The year 1975 holds a lofty place in the annals of stress research. That was when the Federal government decided to deregulate the telephone business, which at the time was a monopoly held by AT&T. Recognizing the opportunity to observe the effects of mass stress, Salvatore Maddi, a professor of psychology at UC Irvine, began a 12-year project to track the fate of 450 managers at a Chicago subsidiary. What he found upended basic ideas about human psychology and paved the way for a whole new perspective on stress.
When the breakup took place in 1981, half of the company’s employees were laid off. For two-thirds of them, the transition was traumatic. Many were unable to cope. They died of heart attacks and of strokes, engaged in violence, got divorced, and had mental health issues. But the other third didn’t fall apart. Their lives actually improved. Their health got better, their careers soared, and their relationships blossomed.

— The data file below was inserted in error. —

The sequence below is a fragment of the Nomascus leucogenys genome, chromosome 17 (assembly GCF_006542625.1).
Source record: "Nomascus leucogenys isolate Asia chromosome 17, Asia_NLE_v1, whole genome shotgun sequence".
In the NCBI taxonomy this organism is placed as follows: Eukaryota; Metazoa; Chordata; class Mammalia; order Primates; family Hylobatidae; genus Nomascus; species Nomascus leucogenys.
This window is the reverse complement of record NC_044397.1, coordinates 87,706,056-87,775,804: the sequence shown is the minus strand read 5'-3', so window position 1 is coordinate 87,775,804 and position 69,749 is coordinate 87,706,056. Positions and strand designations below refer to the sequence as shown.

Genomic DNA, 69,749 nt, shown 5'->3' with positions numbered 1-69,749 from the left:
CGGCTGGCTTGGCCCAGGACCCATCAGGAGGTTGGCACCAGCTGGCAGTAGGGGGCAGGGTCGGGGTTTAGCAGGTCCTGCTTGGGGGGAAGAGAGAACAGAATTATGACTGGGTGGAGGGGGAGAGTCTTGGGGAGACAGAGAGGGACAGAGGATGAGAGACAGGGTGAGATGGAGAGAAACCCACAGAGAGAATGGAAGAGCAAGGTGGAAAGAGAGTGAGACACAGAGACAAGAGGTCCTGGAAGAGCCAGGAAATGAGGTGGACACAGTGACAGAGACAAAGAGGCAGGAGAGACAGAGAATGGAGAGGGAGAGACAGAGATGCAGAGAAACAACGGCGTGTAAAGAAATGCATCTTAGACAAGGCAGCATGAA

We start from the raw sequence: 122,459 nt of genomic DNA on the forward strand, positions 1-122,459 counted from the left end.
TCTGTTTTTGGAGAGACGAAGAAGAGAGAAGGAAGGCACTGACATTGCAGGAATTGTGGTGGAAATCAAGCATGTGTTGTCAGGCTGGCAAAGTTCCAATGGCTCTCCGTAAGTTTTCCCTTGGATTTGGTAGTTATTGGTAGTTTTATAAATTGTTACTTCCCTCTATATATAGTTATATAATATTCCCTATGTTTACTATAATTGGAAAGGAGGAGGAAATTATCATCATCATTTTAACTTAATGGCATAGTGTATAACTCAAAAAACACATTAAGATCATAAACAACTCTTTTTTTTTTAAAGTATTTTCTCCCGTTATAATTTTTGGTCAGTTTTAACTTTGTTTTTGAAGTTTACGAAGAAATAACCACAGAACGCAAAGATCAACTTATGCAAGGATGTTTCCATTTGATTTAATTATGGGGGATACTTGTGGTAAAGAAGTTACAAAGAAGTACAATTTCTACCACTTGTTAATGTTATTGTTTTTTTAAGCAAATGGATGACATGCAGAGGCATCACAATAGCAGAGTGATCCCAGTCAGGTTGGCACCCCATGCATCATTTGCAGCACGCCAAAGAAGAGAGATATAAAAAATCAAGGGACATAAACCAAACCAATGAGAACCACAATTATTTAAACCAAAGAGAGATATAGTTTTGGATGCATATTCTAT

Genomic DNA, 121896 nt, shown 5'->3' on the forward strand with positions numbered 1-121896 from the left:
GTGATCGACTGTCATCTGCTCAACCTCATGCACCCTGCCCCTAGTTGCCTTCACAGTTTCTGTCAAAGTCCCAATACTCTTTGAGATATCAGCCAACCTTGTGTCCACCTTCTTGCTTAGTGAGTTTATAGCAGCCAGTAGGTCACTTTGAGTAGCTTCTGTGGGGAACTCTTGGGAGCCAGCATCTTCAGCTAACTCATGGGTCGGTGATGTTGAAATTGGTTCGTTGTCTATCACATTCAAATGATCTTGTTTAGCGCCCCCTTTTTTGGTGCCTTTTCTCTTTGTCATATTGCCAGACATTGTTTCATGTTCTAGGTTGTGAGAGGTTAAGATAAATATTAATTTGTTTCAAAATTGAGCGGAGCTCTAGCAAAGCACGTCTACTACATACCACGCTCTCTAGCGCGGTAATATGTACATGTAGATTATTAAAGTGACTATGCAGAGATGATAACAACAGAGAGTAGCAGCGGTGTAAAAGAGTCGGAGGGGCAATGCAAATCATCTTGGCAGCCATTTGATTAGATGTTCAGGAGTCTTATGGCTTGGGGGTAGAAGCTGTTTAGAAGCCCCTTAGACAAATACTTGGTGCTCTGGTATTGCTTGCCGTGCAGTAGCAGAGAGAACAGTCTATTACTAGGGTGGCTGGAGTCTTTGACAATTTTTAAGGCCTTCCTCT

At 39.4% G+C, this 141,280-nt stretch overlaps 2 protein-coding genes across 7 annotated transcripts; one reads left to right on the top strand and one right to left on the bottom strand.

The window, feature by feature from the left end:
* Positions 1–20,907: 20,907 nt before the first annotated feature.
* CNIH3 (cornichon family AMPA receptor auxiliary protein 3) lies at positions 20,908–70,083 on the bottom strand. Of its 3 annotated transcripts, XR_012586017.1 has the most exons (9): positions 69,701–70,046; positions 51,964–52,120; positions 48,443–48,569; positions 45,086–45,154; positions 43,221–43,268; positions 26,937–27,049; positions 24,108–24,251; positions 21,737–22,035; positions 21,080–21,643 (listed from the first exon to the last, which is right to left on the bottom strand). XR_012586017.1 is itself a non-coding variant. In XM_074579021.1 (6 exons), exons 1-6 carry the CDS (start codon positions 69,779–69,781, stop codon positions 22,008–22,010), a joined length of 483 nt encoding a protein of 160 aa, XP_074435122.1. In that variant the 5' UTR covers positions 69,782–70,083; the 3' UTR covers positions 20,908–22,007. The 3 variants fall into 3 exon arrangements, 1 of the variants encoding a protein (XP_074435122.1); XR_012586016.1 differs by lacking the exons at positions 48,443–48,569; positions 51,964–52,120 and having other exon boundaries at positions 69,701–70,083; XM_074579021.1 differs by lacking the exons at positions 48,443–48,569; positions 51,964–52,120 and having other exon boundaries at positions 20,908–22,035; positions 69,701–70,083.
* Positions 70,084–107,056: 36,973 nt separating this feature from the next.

The finding was revolutionary. “The general idea at the time was that you should stay away from stress because it can kill you,” Maddi recalls. “But it turned out that some people thrive on it.”
What made these people different? Sifting through his data, Maddi discerned a trend. Read the rest of this entry »